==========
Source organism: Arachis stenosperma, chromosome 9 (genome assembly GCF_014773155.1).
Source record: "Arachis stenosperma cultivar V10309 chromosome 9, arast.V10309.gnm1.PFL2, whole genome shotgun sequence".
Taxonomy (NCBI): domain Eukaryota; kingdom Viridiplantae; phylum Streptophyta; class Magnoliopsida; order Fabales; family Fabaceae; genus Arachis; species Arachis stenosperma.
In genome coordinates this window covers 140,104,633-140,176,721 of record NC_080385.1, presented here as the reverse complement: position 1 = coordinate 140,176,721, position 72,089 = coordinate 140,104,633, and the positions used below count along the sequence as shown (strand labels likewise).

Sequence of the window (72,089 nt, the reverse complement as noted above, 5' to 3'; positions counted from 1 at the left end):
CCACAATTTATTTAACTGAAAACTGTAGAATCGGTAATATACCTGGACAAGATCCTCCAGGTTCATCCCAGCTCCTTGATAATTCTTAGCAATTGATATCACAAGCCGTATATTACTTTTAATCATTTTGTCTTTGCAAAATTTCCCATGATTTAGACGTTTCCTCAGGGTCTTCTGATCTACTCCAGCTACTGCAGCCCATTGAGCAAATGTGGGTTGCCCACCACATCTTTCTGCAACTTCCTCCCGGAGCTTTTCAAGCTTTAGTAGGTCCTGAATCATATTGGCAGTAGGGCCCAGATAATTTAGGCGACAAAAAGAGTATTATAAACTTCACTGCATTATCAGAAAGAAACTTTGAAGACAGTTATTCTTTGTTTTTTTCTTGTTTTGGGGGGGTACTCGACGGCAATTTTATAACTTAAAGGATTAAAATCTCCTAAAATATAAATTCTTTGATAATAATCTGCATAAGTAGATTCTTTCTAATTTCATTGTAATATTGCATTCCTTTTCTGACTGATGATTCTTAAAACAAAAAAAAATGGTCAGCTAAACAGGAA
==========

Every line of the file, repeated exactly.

Source organism: Arachis stenosperma, chromosome 9 (genome assembly GCF_014773155.1).
Source record: "Arachis stenosperma cultivar V10309 chromosome 9, arast.V10309.gnm1.PFL2, whole genome shotgun sequence".
Taxonomy (NCBI): domain Eukaryota; kingdom Viridiplantae; phylum Streptophyta; class Magnoliopsida; order Fabales; family Fabaceae; genus Arachis; species Arachis stenosperma.
In genome coordinates this window covers 140,104,633-140,176,721 of record NC_080385.1, presented here as the reverse complement: position 1 = coordinate 140,176,721, position 72,089 = coordinate 140,104,633, and the positions used below count along the sequence as shown (strand labels likewise).

Sequence of the window (72,089 nt, the reverse complement as noted above, 5' to 3'; positions counted from 1 at the left end):
CCACAATTTATTTAACTGAAAACTGTAGAATCGGTAATATACCTGGACAAGATCCTCCAGGTTCATCCCAGCTCCTTGATAATTCTTAGCAATTGATATCACAAGCCGTATATTACTTTTAATCATTTTGTCTTTGCAAAATTTCCCATGATTTAGACGTTTCCTCAGGGTCTTCTGATCTACTCCAGCTACTGCAGCCCATTGAGCAAATGTGGGTTGCCCACCACATCTTTCTGCAACTTCCTCCCGGAGCTTTTCAAGCTTTAGTAGGTCCTGAATCATATTGGCAGTAGGGCCCAGATAATTTAGGCGACAAAAAGAGTATTATAAACTTCACTGCATTATCAGAAAGAAACTTTGAAGACAGTTATTCTTTGTTTTTTTCTTGTTTTGGGGGGGTACTCGACGGCAATTTTATAACTTAAAGGATTAAAATCTCCTAAAATATAAATTCTTTGATAATAATCTGCATAAGTAGATTCTTTCTAATTTCATTGTAATATTGCATTCCTTTTCTGACTGATGATTCTTAAAACAAAAAAAAATGGTCAGCTAAACAGGAA